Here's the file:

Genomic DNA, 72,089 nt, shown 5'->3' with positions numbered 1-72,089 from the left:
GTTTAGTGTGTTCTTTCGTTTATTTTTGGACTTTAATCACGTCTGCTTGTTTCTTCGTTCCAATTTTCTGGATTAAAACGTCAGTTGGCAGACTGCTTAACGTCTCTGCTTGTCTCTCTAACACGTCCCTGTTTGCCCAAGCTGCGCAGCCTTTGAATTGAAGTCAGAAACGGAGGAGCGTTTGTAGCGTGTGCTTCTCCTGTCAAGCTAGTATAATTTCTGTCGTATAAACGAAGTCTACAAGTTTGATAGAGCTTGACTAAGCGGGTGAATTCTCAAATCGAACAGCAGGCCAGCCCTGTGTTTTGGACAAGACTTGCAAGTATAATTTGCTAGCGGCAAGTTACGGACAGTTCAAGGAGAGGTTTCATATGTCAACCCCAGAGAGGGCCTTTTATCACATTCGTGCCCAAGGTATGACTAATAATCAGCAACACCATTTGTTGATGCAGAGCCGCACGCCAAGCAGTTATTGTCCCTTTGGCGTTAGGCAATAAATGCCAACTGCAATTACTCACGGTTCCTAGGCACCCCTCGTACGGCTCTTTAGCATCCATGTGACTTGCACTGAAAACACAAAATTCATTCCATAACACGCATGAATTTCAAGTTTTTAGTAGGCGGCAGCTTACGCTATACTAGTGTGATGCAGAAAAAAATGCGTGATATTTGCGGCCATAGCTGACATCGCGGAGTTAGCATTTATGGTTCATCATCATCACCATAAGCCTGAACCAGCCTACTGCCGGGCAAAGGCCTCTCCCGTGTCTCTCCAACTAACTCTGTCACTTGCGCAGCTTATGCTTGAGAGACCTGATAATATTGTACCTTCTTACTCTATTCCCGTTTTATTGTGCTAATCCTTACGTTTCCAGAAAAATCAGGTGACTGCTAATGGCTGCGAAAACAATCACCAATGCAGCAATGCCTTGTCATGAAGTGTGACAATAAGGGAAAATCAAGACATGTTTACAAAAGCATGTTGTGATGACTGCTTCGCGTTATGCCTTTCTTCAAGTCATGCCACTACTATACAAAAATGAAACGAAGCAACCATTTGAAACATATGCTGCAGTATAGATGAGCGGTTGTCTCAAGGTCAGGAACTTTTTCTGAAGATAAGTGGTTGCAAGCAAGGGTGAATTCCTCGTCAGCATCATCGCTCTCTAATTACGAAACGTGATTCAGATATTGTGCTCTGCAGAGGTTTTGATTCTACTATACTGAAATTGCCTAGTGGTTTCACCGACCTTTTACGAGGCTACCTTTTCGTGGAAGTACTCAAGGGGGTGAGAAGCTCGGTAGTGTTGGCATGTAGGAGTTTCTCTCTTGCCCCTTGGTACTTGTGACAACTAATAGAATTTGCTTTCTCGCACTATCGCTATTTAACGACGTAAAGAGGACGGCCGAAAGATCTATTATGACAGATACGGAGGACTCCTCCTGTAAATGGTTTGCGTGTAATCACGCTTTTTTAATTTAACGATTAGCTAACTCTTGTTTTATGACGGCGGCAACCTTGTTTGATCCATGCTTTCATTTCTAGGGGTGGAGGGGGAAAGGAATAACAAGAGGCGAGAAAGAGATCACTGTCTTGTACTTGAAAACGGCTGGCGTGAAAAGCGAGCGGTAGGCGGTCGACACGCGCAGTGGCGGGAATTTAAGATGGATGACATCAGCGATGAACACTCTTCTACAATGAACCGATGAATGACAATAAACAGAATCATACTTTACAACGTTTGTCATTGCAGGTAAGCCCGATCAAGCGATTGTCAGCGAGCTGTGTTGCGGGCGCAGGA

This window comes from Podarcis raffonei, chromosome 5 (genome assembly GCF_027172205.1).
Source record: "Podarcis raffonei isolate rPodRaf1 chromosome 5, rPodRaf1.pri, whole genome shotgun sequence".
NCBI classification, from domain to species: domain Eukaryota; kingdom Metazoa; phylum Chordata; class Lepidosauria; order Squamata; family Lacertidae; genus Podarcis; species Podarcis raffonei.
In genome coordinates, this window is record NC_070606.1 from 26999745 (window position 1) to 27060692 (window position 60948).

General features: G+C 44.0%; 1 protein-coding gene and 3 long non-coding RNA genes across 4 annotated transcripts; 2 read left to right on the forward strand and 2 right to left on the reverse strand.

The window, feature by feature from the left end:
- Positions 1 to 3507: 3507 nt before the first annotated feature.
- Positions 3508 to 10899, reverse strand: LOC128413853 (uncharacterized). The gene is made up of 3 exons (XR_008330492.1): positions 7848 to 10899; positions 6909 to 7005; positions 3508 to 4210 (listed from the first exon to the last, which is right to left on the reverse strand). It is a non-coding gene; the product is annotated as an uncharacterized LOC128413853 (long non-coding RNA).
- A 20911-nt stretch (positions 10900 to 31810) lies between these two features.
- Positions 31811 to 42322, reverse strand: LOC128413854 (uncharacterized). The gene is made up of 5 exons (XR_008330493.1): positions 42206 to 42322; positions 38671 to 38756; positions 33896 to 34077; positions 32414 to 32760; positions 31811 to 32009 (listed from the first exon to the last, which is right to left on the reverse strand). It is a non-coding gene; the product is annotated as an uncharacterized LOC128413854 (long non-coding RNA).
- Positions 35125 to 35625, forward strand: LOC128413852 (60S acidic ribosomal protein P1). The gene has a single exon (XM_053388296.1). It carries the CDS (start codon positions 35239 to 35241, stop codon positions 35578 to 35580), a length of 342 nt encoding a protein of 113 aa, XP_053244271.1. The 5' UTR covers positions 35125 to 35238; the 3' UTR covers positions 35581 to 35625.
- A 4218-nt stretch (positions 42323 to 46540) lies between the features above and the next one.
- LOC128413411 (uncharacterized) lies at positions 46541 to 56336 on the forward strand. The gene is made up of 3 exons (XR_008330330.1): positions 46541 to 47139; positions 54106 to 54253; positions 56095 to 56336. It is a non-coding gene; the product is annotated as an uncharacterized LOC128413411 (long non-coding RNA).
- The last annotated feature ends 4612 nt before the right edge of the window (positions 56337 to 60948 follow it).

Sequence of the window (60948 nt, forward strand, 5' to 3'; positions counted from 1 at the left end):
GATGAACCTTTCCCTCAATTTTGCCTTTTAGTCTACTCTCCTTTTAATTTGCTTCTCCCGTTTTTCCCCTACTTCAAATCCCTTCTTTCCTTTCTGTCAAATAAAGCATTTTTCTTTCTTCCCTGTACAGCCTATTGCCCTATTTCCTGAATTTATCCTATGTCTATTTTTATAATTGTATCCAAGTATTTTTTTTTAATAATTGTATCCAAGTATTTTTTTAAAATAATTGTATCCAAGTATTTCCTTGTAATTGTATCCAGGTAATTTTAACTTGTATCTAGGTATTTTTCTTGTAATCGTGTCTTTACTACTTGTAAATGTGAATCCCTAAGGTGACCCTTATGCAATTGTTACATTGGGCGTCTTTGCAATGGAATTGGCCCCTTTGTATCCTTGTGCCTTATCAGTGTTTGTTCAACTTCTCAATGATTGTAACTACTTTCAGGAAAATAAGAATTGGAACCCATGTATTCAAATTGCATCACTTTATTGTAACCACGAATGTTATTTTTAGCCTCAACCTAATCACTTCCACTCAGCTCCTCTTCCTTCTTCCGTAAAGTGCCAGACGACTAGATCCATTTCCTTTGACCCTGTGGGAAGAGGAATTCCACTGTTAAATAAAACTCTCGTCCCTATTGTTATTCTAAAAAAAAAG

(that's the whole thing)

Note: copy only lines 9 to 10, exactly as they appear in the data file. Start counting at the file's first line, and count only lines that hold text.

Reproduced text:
- Positions 1 to 3507: 3507 nt before the first annotated feature.
- Positions 3508 to 10899, reverse strand: LOC128413853 (uncharacterized). The gene is made up of 3 exons (XR_008330492.1): positions 7848 to 10899; positions 6909 to 7005; positions 3508 to 4210 (listed from the first exon to the last, which is right to left on the reverse strand). It is a non-coding gene; the product is annotated as an uncharacterized LOC128413853 (long non-coding RNA).